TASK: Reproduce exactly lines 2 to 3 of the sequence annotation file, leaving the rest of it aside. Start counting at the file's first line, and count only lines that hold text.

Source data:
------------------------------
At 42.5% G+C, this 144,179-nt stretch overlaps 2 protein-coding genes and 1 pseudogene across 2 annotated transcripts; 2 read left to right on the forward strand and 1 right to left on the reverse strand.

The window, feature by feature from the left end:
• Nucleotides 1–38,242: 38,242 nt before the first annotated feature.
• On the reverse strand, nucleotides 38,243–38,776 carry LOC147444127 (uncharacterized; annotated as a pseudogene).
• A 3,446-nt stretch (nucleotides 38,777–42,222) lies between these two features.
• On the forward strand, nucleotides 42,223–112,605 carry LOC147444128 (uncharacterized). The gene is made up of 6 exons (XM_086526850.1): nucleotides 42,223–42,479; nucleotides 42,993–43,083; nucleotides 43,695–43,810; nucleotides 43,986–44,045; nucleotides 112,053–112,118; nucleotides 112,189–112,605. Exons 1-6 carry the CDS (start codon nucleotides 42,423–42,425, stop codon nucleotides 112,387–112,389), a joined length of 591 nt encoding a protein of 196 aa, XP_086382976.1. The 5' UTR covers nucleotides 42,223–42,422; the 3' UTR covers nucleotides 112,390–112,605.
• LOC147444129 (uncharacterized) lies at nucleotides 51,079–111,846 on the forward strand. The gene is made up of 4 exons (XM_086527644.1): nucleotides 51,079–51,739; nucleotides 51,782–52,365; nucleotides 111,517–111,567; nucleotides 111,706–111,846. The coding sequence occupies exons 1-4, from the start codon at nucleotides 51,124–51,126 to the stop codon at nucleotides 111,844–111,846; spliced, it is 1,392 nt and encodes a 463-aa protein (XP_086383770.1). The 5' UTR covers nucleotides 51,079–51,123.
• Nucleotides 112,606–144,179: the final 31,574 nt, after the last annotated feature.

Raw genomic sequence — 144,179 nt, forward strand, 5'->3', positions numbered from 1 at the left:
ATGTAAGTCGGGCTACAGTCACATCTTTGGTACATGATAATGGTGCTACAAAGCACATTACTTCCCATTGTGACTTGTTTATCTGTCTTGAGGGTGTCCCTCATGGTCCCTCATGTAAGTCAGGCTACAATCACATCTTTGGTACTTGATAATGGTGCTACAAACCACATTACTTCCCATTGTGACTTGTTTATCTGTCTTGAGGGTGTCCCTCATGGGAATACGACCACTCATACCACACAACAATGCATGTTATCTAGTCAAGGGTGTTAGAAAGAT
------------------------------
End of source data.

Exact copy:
The window, feature by feature from the left end:
• Nucleotides 1–38,242: 38,242 nt before the first annotated feature.